Maritime Autonomous Systems and the Future of ASW

By Megan Eckstein

CATANIA, Sicily – The future of anti-submarine warfare for countries who can’t afford to invest in top-of-the-line submarines and maritime patrol aircraft could be a netted fleet of unmanned platforms that can create “passive acoustic barriers” at chokepoints or drag towed arrays through a country’s territorial waters.

NATO’s Centre for Maritime Research and Experimentation is showcasing these ideas at NATO exercises such as the ongoing Dynamic Manta annual ASW exercise, showing off novel operations that could one day be commonplace if navies and their industrial bases decide to invest.

CMRE Director Catherine Warner said the organization has been working with autonomous vehicles in the undersea warfare area for the past 20 years to understand how they can contribute to perhaps the most complex type of naval warfare.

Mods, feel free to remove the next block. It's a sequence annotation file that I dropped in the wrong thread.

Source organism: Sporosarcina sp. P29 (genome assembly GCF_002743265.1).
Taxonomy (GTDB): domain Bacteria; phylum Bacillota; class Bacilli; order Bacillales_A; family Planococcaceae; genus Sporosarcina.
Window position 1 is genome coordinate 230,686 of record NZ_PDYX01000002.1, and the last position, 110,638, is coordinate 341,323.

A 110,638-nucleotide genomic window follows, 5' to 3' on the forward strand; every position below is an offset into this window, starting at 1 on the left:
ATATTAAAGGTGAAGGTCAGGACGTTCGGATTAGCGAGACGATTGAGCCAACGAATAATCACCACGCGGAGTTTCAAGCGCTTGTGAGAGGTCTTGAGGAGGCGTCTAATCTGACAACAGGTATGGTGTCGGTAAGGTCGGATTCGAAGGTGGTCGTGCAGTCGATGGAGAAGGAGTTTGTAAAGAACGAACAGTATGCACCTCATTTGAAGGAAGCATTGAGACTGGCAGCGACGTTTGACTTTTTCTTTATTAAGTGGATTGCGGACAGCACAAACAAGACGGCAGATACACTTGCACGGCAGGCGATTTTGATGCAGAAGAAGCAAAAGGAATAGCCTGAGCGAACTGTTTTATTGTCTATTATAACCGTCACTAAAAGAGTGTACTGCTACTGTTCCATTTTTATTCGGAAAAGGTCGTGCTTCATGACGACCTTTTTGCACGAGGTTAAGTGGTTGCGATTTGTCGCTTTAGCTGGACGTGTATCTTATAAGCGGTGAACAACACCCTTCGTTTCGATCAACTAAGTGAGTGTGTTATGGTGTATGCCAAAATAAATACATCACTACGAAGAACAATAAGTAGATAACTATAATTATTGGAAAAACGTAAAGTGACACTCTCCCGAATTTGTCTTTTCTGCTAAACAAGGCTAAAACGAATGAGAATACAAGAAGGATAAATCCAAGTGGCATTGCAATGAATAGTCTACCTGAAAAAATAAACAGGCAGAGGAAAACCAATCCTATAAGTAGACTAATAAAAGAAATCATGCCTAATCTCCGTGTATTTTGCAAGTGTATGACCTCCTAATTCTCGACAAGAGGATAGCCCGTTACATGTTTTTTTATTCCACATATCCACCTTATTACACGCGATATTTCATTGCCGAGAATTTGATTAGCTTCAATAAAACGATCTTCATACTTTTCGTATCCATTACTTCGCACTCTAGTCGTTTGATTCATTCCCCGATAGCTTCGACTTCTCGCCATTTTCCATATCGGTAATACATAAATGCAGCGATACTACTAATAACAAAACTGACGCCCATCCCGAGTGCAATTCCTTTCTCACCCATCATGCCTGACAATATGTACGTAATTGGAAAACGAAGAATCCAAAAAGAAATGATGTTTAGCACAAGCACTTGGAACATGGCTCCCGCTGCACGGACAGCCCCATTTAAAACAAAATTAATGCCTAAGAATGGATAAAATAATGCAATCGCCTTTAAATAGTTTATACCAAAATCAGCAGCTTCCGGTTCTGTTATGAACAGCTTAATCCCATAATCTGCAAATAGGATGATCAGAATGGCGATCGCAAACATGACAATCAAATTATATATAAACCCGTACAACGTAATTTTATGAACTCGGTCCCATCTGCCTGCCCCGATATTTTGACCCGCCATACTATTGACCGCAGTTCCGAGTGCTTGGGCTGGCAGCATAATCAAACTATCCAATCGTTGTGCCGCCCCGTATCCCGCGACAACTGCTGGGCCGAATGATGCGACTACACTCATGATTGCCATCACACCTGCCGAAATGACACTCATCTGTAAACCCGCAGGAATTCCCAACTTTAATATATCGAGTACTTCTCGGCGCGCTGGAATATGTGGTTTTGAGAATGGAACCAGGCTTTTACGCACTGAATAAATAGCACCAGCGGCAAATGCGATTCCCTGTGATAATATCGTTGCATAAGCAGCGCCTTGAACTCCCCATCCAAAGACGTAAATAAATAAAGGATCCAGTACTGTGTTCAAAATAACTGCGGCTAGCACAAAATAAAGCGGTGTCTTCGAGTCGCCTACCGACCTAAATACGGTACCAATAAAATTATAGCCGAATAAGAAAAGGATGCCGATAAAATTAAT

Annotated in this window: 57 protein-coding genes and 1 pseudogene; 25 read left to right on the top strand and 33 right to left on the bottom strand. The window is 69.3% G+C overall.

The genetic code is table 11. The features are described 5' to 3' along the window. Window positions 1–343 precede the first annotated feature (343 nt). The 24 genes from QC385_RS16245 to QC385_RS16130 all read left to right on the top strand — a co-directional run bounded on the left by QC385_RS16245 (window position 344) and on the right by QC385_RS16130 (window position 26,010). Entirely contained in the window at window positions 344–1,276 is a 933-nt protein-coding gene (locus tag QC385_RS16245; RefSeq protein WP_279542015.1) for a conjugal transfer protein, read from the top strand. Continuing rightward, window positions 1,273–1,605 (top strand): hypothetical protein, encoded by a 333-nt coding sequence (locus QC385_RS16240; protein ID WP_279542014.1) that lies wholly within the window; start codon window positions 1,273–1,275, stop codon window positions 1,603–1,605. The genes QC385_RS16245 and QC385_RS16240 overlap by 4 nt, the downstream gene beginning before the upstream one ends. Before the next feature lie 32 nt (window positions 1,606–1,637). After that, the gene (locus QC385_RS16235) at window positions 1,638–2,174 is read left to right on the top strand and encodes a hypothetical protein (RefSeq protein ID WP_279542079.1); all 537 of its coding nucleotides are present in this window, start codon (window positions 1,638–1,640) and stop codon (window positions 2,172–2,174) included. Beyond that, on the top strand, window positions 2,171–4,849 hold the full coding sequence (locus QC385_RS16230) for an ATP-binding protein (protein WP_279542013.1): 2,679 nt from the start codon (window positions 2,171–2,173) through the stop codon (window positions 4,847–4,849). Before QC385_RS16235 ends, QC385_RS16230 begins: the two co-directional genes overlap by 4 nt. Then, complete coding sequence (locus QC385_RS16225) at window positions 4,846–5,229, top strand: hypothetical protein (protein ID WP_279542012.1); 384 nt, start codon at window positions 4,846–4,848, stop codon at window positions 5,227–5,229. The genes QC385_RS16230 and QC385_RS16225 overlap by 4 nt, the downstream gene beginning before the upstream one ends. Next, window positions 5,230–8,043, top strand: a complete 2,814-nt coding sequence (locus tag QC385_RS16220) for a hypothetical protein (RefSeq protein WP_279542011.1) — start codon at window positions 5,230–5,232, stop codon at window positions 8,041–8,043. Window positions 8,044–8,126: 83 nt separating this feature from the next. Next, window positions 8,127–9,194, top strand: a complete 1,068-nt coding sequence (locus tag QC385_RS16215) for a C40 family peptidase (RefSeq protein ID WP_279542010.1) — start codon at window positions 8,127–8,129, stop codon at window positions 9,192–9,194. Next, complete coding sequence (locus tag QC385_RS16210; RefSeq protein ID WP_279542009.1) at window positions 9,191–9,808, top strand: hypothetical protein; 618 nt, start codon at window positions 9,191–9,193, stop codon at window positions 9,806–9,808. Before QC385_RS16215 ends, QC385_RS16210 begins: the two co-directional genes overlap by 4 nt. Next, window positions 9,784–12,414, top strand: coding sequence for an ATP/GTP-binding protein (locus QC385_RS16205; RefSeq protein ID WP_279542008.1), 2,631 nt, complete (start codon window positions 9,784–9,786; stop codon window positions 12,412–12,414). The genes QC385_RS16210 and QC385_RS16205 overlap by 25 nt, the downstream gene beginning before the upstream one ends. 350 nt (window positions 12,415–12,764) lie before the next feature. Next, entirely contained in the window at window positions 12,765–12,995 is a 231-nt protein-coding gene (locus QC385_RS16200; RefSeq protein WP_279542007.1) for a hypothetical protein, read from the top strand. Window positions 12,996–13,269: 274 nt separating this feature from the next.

“The big idea in this whole realm of unmanned systems is figuring out the right systems with the right sensors and the right scenario that’s going to be cost and operationally effective,” she told USNI News after the kickoff of Dynamic Manta.

She said ASW is “high-end asset-intensive” and that, while unmanned vessels can’t do everything a manned sub or plane can, they can perform some specific missions that would be cost-prohibitive to do with manned vehicles.

The featured graphic: NATO Centre for Maritime Research and Experimentation (CMRE) graphic.

For the rest of this article, see the following:

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